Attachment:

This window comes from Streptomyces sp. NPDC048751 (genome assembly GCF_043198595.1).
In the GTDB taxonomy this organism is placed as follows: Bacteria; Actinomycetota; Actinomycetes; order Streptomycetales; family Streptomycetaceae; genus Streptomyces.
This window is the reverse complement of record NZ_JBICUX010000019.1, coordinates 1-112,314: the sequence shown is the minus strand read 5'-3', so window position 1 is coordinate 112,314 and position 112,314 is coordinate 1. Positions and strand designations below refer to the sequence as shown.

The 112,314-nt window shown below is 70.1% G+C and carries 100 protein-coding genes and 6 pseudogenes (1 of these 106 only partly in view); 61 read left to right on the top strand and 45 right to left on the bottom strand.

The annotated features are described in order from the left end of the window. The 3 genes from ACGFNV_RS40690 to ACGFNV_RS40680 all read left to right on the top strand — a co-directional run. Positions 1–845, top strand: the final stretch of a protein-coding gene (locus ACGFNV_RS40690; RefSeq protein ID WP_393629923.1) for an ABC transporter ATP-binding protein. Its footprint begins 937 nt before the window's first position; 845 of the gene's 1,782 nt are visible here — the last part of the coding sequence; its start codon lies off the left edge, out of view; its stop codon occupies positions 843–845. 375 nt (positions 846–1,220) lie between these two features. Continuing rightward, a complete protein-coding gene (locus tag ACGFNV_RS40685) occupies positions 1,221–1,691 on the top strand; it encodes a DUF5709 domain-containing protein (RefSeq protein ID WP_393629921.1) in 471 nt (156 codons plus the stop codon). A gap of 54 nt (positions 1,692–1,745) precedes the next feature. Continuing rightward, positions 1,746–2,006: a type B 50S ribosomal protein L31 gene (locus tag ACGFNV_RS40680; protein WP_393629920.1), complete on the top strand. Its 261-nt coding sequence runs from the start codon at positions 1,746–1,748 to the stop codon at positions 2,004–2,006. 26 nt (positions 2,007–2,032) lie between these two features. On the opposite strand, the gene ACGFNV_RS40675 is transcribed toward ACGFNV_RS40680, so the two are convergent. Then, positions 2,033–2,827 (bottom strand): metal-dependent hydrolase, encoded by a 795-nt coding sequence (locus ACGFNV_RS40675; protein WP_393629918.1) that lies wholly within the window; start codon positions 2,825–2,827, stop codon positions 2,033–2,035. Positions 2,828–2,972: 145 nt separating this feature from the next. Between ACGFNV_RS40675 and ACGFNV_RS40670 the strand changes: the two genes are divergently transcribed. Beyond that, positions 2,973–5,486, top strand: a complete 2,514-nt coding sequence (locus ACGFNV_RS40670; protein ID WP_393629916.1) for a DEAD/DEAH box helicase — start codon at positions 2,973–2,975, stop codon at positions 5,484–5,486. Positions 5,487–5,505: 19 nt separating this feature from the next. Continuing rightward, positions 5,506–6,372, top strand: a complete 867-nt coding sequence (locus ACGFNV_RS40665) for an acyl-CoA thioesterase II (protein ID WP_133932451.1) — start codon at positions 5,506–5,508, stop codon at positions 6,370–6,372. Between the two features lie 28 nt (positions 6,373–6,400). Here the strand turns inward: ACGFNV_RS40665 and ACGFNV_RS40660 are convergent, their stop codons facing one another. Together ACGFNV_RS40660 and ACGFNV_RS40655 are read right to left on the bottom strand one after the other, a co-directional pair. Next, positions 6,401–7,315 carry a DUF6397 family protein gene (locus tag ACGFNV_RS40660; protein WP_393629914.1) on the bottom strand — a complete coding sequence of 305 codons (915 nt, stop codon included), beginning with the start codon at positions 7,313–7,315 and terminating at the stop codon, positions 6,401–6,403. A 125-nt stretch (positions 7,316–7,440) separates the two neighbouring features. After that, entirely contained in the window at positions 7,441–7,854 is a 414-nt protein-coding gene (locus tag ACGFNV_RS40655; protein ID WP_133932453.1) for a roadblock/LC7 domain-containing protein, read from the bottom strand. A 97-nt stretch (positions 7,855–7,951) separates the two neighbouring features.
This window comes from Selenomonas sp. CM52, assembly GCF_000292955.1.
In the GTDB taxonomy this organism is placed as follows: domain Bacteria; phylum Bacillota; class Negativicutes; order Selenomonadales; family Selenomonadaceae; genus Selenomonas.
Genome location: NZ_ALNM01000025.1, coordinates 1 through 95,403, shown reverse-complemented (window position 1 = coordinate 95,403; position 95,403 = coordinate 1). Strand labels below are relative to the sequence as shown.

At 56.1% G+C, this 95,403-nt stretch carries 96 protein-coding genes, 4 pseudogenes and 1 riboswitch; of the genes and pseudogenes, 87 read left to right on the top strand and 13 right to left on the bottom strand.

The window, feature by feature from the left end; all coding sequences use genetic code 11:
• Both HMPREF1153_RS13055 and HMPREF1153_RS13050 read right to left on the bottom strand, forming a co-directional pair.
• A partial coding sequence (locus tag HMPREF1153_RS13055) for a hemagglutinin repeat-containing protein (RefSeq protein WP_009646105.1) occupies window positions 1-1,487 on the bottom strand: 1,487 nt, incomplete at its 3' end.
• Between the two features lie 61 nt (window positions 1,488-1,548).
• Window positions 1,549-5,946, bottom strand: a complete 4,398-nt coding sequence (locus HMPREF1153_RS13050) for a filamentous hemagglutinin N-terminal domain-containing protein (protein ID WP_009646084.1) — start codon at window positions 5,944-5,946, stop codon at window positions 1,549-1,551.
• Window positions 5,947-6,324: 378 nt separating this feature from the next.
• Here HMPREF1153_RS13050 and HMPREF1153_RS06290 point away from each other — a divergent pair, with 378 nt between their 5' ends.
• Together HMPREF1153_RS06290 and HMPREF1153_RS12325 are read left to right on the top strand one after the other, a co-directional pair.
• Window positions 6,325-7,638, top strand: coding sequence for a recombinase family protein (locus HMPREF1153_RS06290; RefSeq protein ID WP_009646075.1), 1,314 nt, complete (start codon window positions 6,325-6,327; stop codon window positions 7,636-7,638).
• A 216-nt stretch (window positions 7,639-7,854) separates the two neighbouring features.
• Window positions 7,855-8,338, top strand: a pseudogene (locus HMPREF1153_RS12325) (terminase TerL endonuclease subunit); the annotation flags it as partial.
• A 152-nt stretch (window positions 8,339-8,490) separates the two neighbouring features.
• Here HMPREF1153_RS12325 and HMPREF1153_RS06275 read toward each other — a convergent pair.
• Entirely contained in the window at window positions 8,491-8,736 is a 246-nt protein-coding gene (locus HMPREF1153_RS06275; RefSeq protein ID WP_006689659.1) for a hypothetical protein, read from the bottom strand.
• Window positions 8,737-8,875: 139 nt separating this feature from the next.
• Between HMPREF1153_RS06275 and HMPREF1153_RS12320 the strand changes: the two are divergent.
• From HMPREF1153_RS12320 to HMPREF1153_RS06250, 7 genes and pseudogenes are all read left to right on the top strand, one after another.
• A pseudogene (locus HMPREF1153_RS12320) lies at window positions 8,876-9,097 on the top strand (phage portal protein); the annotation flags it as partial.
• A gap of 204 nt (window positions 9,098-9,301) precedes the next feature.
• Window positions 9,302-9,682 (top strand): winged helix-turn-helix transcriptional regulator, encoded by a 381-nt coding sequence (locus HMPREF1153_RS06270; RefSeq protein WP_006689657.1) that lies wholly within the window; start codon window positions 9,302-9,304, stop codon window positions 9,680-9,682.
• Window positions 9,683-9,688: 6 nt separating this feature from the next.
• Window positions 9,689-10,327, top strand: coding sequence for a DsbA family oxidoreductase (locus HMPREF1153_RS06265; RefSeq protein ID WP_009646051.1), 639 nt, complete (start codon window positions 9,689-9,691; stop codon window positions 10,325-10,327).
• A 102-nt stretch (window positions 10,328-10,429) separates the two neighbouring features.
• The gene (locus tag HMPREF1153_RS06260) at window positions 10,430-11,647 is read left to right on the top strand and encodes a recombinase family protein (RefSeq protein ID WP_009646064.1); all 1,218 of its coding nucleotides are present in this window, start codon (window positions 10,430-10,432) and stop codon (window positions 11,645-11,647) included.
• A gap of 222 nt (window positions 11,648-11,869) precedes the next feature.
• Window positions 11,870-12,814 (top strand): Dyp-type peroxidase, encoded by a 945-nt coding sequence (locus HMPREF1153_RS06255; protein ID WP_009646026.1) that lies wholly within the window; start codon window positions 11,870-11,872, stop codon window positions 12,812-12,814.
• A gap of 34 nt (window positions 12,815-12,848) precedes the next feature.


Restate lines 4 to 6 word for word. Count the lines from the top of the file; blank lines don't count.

The 112,314-nt window shown below is 70.1% G+C and carries 100 protein-coding genes and 6 pseudogenes (1 of these 106 only partly in view); 61 read left to right on the top strand and 45 right to left on the bottom strand.

The annotated features are described in order from the left end of the window. The 3 genes from ACGFNV_RS40690 to ACGFNV_RS40680 all read left to right on the top strand — a co-directional run. Positions 1–845, top strand: the final stretch of a protein-coding gene (locus ACGFNV_RS40690; RefSeq protein ID WP_393629923.1) for an ABC transporter ATP-binding protein. Its footprint begins 937 nt before the window's first position; 845 of the gene's 1,782 nt are visible here — the last part of the coding sequence; its start codon lies off the left edge, out of view; its stop codon occupies positions 843–845. 375 nt (positions 846–1,220) lie between these two features. Continuing rightward, a complete protein-coding gene (locus tag ACGFNV_RS40685) occupies positions 1,221–1,691 on the top strand; it encodes a DUF5709 domain-containing protein (RefSeq protein ID WP_393629921.1) in 471 nt (156 codons plus the stop codon). A gap of 54 nt (positions 1,692–1,745) precedes the next feature. Continuing rightward, positions 1,746–2,006: a type B 50S ribosomal protein L31 gene (locus tag ACGFNV_RS40680; protein WP_393629920.1), complete on the top strand. Its 261-nt coding sequence runs from the start codon at positions 1,746–1,748 to the stop codon at positions 2,004–2,006. 26 nt (positions 2,007–2,032) lie between these two features. On the opposite strand, the gene ACGFNV_RS40675 is transcribed toward ACGFNV_RS40680, so the two are convergent. Then, positions 2,033–2,827 (bottom strand): metal-dependent hydrolase, encoded by a 795-nt coding sequence (locus ACGFNV_RS40675; protein WP_393629918.1) that lies wholly within the window; start codon positions 2,825–2,827, stop codon positions 2,033–2,035. Positions 2,828–2,972: 145 nt separating this feature from the next. Between ACGFNV_RS40675 and ACGFNV_RS40670 the strand changes: the two genes are divergently transcribed. Beyond that, positions 2,973–5,486, top strand: a complete 2,514-nt coding sequence (locus ACGFNV_RS40670; protein ID WP_393629916.1) for a DEAD/DEAH box helicase — start codon at positions 2,973–2,975, stop codon at positions 5,484–5,486. Positions 5,487–5,505: 19 nt separating this feature from the next. Continuing rightward, positions 5,506–6,372, top strand: a complete 867-nt coding sequence (locus ACGFNV_RS40665) for an acyl-CoA thioesterase II (protein ID WP_133932451.1) — start codon at positions 5,506–5,508, stop codon at positions 6,370–6,372. Between the two features lie 28 nt (positions 6,373–6,400). Here the strand turns inward: ACGFNV_RS40665 and ACGFNV_RS40660 are convergent, their stop codons facing one another. Together ACGFNV_RS40660 and ACGFNV_RS40655 are read right to left on the bottom strand one after the other, a co-directional pair. Next, positions 6,401–7,315 carry a DUF6397 family protein gene (locus tag ACGFNV_RS40660; protein WP_393629914.1) on the bottom strand — a complete coding sequence of 305 codons (915 nt, stop codon included), beginning with the start codon at positions 7,313–7,315 and terminating at the stop codon, positions 6,401–6,403. A 125-nt stretch (positions 7,316–7,440) separates the two neighbouring features. After that, entirely contained in the window at positions 7,441–7,854 is a 414-nt protein-coding gene (locus tag ACGFNV_RS40655; protein ID WP_133932453.1) for a roadblock/LC7 domain-containing protein, read from the bottom strand. A 97-nt stretch (positions 7,855–7,951) separates the two neighbouring features.
This window comes from Selenomonas sp. CM52, assembly GCF_000292955.1.